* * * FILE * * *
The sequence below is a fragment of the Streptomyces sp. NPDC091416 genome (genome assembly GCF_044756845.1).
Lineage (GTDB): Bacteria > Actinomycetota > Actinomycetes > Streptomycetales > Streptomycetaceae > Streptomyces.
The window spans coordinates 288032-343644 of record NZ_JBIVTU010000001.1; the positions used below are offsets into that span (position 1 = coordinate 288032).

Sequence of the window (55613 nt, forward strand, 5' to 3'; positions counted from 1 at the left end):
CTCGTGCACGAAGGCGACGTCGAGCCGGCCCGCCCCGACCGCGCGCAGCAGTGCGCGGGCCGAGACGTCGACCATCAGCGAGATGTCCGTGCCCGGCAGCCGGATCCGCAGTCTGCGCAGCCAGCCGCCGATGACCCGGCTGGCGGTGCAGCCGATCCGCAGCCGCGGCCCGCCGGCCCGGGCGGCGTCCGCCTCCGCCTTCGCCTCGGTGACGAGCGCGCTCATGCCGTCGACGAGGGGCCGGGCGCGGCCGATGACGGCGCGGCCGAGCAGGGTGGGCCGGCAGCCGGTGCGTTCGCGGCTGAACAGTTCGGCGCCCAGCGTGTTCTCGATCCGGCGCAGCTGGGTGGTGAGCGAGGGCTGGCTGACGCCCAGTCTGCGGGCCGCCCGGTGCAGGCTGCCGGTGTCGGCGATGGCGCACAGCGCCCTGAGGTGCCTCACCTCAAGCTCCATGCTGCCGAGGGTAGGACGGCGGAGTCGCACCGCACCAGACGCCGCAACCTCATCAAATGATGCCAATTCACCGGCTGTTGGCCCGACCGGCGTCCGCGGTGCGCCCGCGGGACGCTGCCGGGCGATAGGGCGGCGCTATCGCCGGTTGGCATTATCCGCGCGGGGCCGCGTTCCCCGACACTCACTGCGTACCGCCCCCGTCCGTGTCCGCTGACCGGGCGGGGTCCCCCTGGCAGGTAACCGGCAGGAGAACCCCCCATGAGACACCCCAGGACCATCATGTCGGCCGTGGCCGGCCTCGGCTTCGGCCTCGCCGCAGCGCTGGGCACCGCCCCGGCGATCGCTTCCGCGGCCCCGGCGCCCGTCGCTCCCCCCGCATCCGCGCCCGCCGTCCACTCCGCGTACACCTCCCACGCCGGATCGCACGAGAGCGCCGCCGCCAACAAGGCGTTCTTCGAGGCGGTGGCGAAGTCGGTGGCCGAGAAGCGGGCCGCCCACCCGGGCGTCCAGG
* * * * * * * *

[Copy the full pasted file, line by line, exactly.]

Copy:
The sequence below is a fragment of the Streptomyces sp. NPDC091416 genome (genome assembly GCF_044756845.1).
Lineage (GTDB): Bacteria > Actinomycetota > Actinomycetes > Streptomycetales > Streptomycetaceae > Streptomyces.
The window spans coordinates 288032-343644 of record NZ_JBIVTU010000001.1; the positions used below are offsets into that span (position 1 = coordinate 288032).

Sequence of the window (55613 nt, forward strand, 5' to 3'; positions counted from 1 at the left end):
CTCGTGCACGAAGGCGACGTCGAGCCGGCCCGCCCCGACCGCGCGCAGCAGTGCGCGGGCCGAGACGTCGACCATCAGCGAGATGTCCGTGCCCGGCAGCCGGATCCGCAGTCTGCGCAGCCAGCCGCCGATGACCCGGCTGGCGGTGCAGCCGATCCGCAGCCGCGGCCCGCCGGCCCGGGCGGCGTCCGCCTCCGCCTTCGCCTCGGTGACGAGCGCGCTCATGCCGTCGACGAGGGGCCGGGCGCGGCCGATGACGGCGCGGCCGAGCAGGGTGGGCCGGCAGCCGGTGCGTTCGCGGCTGAACAGTTCGGCGCCCAGCGTGTTCTCGATCCGGCGCAGCTGGGTGGTGAGCGAGGGCTGGCTGACGCCCAGTCTGCGGGCCGCCCGGTGCAGGCTGCCGGTGTCGGCGATGGCGCACAGCGCCCTGAGGTGCCTCACCTCAAGCTCCATGCTGCCGAGGGTAGGACGGCGGAGTCGCACCGCACCAGACGCCGCAACCTCATCAAATGATGCCAATTCACCGGCTGTTGGCCCGACCGGCGTCCGCGGTGCGCCCGCGGGACGCTGCCGGGCGATAGGGCGGCGCTATCGCCGGTTGGCATTATCCGCGCGGGGCCGCGTTCCCCGACACTCACTGCGTACCGCCCCCGTCCGTGTCCGCTGACCGGGCGGGGTCCCCCTGGCAGGTAACCGGCAGGAGAACCCCCCATGAGACACCCCAGGACCATCATGTCGGCCGTGGCCGGCCTCGGCTTCGGCCTCGCCGCAGCGCTGGGCACCGCCCCGGCGATCGCTTCCGCGGCCCCGGCGCCCGTCGCTCCCCCCGCATCCGCGCCCGCCGTCCACTCCGCGTACACCTCCCACGCCGGATCGCACGAGAGCGCCGCCGCCAACAAGGCGTTCTTCGAGGCGGTGGCGAAGTCGGTGGCCGAGAAGCGGGCCGCCCACCCGGGCGTCCAGG